Some vehicles are just born head-turners. For all sorts of reasons, there are cars that provoke reactions. People approach them when they’re parked. Children point at them as the pass on the road. They hold the gaze just a bit longer than a vanilla coloured Mondeo might.
These days, wraps are responsible for a lot of the attention that the so called head turners on wheels get. No surprise then that it’s commercial vehicles in the main that use wraps or that they use them for the purpose of advertising and promotion. Such vehicles lead hard lives and roam the roads doing a very valuable job. Thanks to wraps, they look all the better doing it.
Beyond wraps for commercial and practical purpose though, there exist a whole school of thought that seeks to change the appearances of vehicles to bring to them a sense of individuality and occasion. Drill deeper and you’ll find car customisation aficionados and practitioners. And where you find them, you’ll find some truly wonderful looking cars.
Here’s one. It’s a Suzuki but that seems hardly worth mentioning. Wearing its war paint it’s something much bigger than an example of its marque. It’s a car that someone dedicated to it really has made their own. It’s not likely you’ll ever see another exactly like it anywhere else. What is likely though is that you see something similar made in homage. It’s going to inspire others to try something similar. That, might be simpler than it seems.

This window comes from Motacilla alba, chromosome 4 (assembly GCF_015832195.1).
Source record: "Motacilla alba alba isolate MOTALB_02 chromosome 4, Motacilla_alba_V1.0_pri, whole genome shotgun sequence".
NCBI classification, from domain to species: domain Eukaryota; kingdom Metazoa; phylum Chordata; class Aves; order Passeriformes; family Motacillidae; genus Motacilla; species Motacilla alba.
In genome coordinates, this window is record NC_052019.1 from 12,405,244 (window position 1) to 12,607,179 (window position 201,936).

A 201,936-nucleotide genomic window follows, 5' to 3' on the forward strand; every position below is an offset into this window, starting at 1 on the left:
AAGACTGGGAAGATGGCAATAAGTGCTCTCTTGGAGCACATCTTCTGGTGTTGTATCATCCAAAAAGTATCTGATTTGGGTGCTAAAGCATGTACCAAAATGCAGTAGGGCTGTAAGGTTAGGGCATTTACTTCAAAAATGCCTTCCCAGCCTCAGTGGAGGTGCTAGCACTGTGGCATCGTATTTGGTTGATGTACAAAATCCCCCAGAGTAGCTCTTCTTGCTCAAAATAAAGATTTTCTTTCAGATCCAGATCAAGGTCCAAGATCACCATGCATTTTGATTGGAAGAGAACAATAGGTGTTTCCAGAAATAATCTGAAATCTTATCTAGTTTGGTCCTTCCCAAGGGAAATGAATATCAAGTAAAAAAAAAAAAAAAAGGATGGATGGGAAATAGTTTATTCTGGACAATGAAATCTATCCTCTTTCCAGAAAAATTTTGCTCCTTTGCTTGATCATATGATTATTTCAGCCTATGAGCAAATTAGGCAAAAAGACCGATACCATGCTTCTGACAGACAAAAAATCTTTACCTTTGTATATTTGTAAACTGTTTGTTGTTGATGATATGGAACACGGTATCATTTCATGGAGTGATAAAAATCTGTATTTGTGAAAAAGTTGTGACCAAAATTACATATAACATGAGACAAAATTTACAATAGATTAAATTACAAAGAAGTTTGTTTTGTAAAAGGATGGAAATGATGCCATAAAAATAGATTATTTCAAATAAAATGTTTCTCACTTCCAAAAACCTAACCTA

As dramatic as it looks, the car isn’t wrapped. It’s painted in a key colour, a stunning colour as it happens. The dramatic effect is derived of the contrast of the colour itself and the accent work so skilfully delivered by John Hazlehurst of Sheffield based Spectrum Signs and Graphics.
The detail and contrasting accents comprise Metamark 7 Series coloured materials. The cutting and application are products of very elevated levels of hand-on skills. Lines so smooth and so beautifully flowing off the car’s panel contouring don’t just happen.
The choice of a matt contrast that works with a paint gloss that’s deep enough swim in is inspired. Even the blue stripe, a minor player in the ensemble of other details, uses the device of colour to work with the changing density and tone in the grounding paint. It’s a brilliant piece of work and a credit both to the car’s owner and to John Hazlehurst’s Spectrum Signs and Graphics.
In the midst of this car will be found design and colour exemplars that could inform design directions that would work for commercial vehicles too.
Now there’s a thought.